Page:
applying the second law of motion, a particle of infinite mass be 
chosen as point of reference, all the forces acting on a system of 
particles, may be regarded as exerted upon them by the particle 
of infinite mass," these forces are supposed to be exerted in ac- 
cordance with the third law of motion, which asserts action and 
reaction to be equal and opposite, but not to be in the line joining 
the particles acting on one another. I do not myself regard this 
fiction as of any importance. I mentioned it in passing because 
I wished to refer subsequently to Newcomb's assertion that the 
law of the conservation of energy assumes it. 

Mr. Dixon considers it inconvenient to include in one law of 
stress two statements resting on such very different evidence as 
that forces may be considered to be attractions or repulsions and 
that their magnitudes depend solely on the distances between the 
particles on which they act. I need hardly say, however, that I 
see no objection to enunciating the two statements in separate 
sentences. For educational purposes, indeed, it would certainly 
be well to enunciate what I have called the law of stress, piece- 
meal, as is invariably done in the case of what I have called the 
law of force. J. G. MacGregor. 

Dalhousle College, Halifax, N. S., Oct. 4. 

The Libyan Alphabet. 
I gladly accept Dr. Brinton's offer (Science, Sept. 80) ; only, if 
his object is truth rather than the scoring of a point, he will 
place in the editor's hands, not the Grammaire tamachek, which 
would be useless for the purpose, but the Grammaire Icabyle, 
which alone contains the full forms of the three Berber alpha- 
bets, but which Dr. Brinton appears never to have seen. Even 
the Grammaire tamachek, now that he has got hold of it, he 
seems incapable of understanding. The other day he mistook 
diacritical marks for accents, and now he tells us that Hanoteau 
connects the Libyan and Semitic systems " solely" because both 
are read from right to left, even charging me with disingenuous- 
ness for suppressing this fact. The charge might stand, had I 
made the assertion, which is as wide of the mark as is Dr. Brin- 
ton's appeal to Hanoteau, on the question of accent. The very 
Berber name asekkil (pi. isekkilen) of the letters is equated by 
Hanoteau (p. 5) with the Arabic shakl and the Hebrew sakal, 
"forme, figure, dont les Grecs ont fait aiyXal,'' hence the French 
sigle. I am not defending these equations, but merely give them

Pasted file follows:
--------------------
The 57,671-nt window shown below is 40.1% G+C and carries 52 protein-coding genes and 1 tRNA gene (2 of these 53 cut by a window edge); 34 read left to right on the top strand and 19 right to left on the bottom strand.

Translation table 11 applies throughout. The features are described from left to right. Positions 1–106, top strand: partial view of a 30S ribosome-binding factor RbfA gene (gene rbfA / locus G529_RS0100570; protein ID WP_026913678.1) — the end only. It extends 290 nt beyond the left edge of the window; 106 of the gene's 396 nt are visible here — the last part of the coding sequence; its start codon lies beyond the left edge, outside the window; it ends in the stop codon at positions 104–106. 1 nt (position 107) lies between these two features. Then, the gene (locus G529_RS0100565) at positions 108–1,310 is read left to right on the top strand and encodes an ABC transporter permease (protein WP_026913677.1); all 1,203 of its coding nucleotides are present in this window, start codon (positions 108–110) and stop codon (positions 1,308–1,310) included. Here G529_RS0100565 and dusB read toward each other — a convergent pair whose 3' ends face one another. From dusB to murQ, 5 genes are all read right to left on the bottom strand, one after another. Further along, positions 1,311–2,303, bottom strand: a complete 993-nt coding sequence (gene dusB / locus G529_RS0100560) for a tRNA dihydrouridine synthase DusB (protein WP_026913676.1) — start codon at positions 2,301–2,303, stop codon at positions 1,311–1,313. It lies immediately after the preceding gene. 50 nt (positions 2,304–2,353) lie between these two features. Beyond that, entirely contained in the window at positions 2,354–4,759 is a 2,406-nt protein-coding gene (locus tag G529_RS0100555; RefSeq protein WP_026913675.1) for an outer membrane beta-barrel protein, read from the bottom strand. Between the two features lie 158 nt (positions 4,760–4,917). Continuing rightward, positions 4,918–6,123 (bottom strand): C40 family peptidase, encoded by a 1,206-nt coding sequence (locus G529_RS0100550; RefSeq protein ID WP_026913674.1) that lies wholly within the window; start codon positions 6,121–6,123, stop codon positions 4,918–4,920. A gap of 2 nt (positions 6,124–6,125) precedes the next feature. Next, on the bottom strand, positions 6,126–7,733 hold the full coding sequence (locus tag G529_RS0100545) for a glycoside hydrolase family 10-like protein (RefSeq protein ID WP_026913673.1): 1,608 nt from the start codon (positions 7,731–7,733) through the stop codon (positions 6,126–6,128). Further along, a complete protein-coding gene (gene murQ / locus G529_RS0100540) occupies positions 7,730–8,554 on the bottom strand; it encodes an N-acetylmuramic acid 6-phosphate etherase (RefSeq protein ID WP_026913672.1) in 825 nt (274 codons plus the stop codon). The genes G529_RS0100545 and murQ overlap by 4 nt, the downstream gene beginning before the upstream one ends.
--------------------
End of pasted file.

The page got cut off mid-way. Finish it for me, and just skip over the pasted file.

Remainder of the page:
to show how ignorant Dr. Brinton still is of the contents of the 
Grammaire tamachek, which he had the temerity to insinuate I 
had never seen (Science, Aug. 19). May I ask Dr. Brinton who 
are the " French scholars " that regard the initial t as radical in 
the word M/mar, and that accent the word differently from Barth, 
for this also appears to be again insinuated ? The recent death 
of M. E. Renan reminds me that that illustrious " French 
scholar " is also arrayed against Dr. Brinton, holding that the 
Punic origin of the Libyan alphabet is an established fact (His- 
toire des langues semitiques, 2d ed., p. 194. et seq.). Dr. Brin- 
ton is to be envied his possession of " plenty of documents in tift- 
nar." Such documents are excessively rare in Europe, and even 
amongst the Tuaregs themselves, who, apart from rock inscrip- 
tions, have never made any extensive use of this old and defec- 
tive script. Considering the weakness of his position, Dr. Brin- 
ton shows as much want of tact as of bad taste in charging his 
opponent with lack of candor. A. H. Keane. 

79 Broadhurst Gardens, Soulh Hampstead, N. W. 

Is There a Sense of Direction ? 

IK his article on the "Sense of Direction," in Science of Oct. 7, 
Dr. Work says, "It is very well known that an unguided horse 
returning to familiar haunts will do so over the same route by 
which he left them, rather than in a direct line by sense of direc- 
tion." An incident which came under my observation some six 
years ago directly contradicts this theory. My father had pur- 
chased a very intelligent mare about a month before, and on this 
occasion I hitched her single to a carriage, and drove to a town 
about fourteen miles distant. As the direction was almost due 
north-west, the road ran alternately west and north, there being 
about eight corners to turn. Although the mare might have been